Project 3 - Virtual Memory Trace Analysis


Out: Wednesday, February 11, 2004
Experiment Description Due: Wednesday, February 18, 2004
Due: Wednesday, February 25, 2004

For this project, you'll be working in the same groups as the last project. If you feel you need to change groups, please let us know as soon as possible.


  1. Implement an LRU-like page replacement algorithm. (additional replacement algorithms could be useful for the next task)
  2. Design an experiment to obtain insight into some aspect of the virtual memory system.
  3. Describe your results in a report.

Assignment Goals


We have studied a wide range of page replacement algorithms in class, and discussed their relative advantages and disadvantages in a rather abstract setting. However, we have not discussed whether they work as expected in practice, on real applications.

We have similarly discussed other parameters of VM systems - page size, number of physical pages, the application's locality - but, again, have not presented evidence that our theoretical analysis holds in practice.

This assignment seeks to explore, using real data collected by Dennis Lee, a graduate of the department. The data was collected using Etch, a tool for instrumenting Windows NT applications.

Etch produces trace files that, for our purposes, list every virtual address referenced (be it an instruction fetch, a load, or a store) that the program made during execution. Note that these files (like the applications) do not have any information about the underlying pages. These files are stored in .et format, but the parsing of that format is taken care of for you.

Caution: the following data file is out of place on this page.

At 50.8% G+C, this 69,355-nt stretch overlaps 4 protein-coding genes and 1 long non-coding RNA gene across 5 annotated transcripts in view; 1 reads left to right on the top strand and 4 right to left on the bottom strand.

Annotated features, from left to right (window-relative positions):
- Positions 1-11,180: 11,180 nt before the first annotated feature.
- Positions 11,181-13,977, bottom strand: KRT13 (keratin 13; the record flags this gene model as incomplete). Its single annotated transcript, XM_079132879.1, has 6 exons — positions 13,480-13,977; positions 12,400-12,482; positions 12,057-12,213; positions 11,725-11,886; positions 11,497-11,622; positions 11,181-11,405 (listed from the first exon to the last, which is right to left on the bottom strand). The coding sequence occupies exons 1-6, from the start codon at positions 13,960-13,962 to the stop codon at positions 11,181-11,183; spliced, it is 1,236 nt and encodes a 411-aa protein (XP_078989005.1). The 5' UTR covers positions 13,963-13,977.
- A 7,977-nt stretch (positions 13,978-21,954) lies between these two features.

The vmtrace application is the skeleton code for this assignment. In this assignment, that code does almost all of the work; we want you to have time to conduct an experiment, and also figure you got enough debugging in the last assignment.

This project, since it does not involve modifying the kernel, does not require VMWare. The vmtrace package should work on pretty much any UNIX machine (which should include any recent version of Linux, Mac OS X, *BSD, Solaris, or even Linux running under VMware). It should even work on Windows using the Cygwin package (make sure you install the zlib package if you are using Cygwin). Because trace analysis is very CPU intensive, I'd like to encourage you to use your own machine, if possible. As always, please do not use attu.

If you are using a shared machine, please nice(1) your vmtrace process. Ex: nice ./vmtrace [vmtrace arguments]

Vmtrace is available on spinlock/coredump in /cse451/projects/vmtrace-1.X.tar.gz. (Where X is the release number number, which may be updated. Use the latest version.) For your convenience, the latest version is also available via http.

Like simplethreads, vmtrace contains a lot of files, but most are safe to ignore. Pay attention to:
File Contents
vmtrace.c The main() routine; very simple.
vmtrace.h Defines common datatypes (e.g. vaddr_t).